Narrow bridges

Canal bridges, rural recovery

Lately, almost every social activist seems to be obsessed with the task of saving the country’s dying rivers. Given the scale of the wanton destruction of rivers, few tasks could be more urgent. A disturbing aspect of the frantic efforts to keep the rivers free from the clutches of invaders is that the canals are left hanging. But they are also caught. Many have already disappeared. As the activism to save the rivers gains momentum, the canals are put on the backburner. Few seem to have attempted to realize the critical role of canals in agricultural production and many other aspects of rural life. Water communication linking different parts of a rural strip and linking outlying points of rural importance mainly depends on canals. Most activists prefer to remain completely unaware of these centuries-old streams, which are narrower than existing rivers.

However, there are compelling reasons. River savers are the least interested in saving the canals. Some channels are always bustling due to their depth and location. But they hardly offer the prospect of earnings from underwater sand beds. A small number of canals in the country generate profits by allowing river grabbers to collect muddy earth mixed with sand. It is a cost-effective material used in the manufacture of many concrete structures. The highest gain from hundreds of channels nationwide is the catch of fish. In this country there are fishermen who have been fishing for centuries in canals. Due to their dependence on small and medium-sized canal water fish, this craft could be called ancestral. They hardly make their forays into the larger rivers.

Although mechanized fishing boats or trawlers normally ply the rivers, many of them can be found harvesting fish at the large canalside wholesale markets. The myth that fish caught in the canals are tastier may contain elements of truth. Many locals from nearby small towns who throng to the “bazaars” along the canal are proof of this. However, these are presumed facts. Yet, in river-filled Bangladesh, the importance of canals can by no means be underestimated. This is because they generally branch out from larger rivers. Some flow into another river that crosses a large mass of rural land. Some villages have several small and large canals. These rural habitats hardly suffer from the shortage of irrigation water. The women of the village also use the water from the canal for various domestic purposes.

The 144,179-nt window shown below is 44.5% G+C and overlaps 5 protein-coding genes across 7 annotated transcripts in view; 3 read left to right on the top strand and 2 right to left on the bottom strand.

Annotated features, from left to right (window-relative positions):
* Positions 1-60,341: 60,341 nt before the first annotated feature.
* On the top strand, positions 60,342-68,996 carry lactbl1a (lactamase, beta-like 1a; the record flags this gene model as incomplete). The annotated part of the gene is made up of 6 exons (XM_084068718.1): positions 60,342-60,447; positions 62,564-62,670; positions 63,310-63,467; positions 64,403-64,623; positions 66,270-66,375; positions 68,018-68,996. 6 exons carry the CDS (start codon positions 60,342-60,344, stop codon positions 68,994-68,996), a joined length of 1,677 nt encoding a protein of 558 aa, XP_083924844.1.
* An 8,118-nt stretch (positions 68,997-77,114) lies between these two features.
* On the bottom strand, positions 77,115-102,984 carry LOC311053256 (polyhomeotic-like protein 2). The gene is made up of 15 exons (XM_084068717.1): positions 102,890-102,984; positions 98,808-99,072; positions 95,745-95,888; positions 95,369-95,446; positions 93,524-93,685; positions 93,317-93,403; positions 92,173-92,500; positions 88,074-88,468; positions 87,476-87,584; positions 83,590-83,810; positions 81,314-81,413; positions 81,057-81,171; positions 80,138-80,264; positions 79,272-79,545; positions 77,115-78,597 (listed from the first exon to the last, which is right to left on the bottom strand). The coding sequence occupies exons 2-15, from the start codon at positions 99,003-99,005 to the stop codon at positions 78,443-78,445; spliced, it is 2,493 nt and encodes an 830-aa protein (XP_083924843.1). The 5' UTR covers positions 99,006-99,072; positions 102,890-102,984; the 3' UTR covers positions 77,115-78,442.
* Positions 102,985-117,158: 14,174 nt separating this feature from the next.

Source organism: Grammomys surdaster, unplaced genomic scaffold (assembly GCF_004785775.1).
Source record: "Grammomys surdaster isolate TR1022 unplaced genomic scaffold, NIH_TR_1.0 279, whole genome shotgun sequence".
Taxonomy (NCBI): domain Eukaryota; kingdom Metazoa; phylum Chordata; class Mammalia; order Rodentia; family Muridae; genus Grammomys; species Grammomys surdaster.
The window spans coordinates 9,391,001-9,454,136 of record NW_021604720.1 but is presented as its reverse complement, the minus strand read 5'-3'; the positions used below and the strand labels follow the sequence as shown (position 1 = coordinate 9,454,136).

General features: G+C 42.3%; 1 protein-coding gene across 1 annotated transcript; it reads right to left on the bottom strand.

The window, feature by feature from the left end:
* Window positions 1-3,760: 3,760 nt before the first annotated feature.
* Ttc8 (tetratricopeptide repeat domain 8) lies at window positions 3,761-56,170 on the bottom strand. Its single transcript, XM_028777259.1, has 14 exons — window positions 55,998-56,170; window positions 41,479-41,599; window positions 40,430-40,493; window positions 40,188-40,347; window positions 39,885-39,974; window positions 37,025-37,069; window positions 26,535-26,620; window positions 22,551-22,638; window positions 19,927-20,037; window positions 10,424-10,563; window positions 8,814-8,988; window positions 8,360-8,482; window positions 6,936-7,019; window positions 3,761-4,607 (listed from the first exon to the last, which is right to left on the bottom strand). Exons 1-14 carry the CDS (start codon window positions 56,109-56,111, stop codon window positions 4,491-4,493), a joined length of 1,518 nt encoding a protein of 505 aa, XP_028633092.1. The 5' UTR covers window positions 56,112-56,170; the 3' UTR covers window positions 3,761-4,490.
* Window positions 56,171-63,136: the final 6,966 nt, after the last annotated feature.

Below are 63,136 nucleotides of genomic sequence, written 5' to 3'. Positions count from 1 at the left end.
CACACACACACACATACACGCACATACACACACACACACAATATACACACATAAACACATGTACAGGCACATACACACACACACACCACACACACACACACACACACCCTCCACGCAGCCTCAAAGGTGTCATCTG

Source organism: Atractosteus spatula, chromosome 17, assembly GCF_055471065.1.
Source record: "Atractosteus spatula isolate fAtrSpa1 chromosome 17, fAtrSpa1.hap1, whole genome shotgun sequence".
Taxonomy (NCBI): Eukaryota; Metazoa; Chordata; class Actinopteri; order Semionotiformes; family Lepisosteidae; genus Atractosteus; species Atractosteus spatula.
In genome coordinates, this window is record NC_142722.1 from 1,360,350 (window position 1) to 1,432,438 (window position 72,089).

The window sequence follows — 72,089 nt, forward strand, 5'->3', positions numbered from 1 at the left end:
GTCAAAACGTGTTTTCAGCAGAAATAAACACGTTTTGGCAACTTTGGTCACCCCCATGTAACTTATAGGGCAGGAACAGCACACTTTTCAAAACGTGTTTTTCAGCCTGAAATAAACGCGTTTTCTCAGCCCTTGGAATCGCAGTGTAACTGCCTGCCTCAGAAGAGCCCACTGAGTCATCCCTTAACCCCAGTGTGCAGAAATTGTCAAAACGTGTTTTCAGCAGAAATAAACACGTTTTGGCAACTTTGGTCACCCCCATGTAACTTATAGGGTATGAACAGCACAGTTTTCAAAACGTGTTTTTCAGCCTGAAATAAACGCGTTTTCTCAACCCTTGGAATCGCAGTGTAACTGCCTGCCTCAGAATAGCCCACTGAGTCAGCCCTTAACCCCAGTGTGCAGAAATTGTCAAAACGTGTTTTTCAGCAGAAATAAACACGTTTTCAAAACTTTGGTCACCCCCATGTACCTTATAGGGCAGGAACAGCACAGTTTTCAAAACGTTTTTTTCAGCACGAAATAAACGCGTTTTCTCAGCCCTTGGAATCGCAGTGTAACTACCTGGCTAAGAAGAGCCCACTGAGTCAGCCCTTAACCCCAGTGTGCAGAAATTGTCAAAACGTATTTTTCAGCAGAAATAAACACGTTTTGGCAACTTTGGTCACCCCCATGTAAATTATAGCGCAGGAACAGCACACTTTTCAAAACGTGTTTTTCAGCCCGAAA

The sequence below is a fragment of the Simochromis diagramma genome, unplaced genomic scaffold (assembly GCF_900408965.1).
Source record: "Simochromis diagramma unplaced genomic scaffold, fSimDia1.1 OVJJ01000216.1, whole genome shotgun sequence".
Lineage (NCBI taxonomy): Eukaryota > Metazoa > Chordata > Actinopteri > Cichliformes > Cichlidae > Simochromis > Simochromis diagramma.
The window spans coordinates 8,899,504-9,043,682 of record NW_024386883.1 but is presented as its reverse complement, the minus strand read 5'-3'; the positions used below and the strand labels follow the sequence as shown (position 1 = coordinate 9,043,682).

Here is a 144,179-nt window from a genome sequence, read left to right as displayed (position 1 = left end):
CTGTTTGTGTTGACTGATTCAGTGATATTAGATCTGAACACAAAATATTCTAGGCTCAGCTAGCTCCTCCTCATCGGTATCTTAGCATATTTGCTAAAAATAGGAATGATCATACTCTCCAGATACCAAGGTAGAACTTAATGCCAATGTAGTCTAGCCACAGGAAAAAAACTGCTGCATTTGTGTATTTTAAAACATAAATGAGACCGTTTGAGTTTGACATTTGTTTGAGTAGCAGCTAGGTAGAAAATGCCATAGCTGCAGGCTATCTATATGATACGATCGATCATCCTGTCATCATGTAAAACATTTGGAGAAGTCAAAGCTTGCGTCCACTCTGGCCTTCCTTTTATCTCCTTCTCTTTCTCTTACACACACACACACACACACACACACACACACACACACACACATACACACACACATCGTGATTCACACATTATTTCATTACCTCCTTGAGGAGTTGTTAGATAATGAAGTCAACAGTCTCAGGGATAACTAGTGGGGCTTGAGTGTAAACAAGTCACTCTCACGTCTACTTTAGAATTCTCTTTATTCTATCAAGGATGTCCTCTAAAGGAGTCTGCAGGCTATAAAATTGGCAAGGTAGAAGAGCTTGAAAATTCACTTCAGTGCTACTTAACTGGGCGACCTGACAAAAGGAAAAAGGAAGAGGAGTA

Amidst the commendable initiatives taken by the concerned ministry and other authorities related to the construction of roads and bridges, the canals have a pitiful place. Few bridges built over canals have sparked a fanfare and festivity like those that accompany the openings of river bridges. For the authorities, the canals and the concrete bridges that cross them are perhaps of little importance in terms of the communication network and the economy. But this is hardly the case. Much to the chagrin of a large percentage of villagers, few are able to see the full workings of a canal bridge in their lifetime. Instead of canals, what they encounter is a semblance of a bridge — half-done with no access roads, or bridge users, in cases, navigating field boats while crossing the middle part of the canals. Bamboo access walkways or the disrepair of a bridge over its entire length are common sights across the country.

Although being the only means of communication in the countryside, the canal bridges continue to experience short-lived phases. Through the ages, from British colonial times into the 21st century, fully functional rural bridges have remained an unfulfilled dream. Economists working on various aspects of rural life have long emphasized the role of modern infrastructure such as bridges and roads in bringing rural development to fruition. But they emphasize smooth communication without channels.

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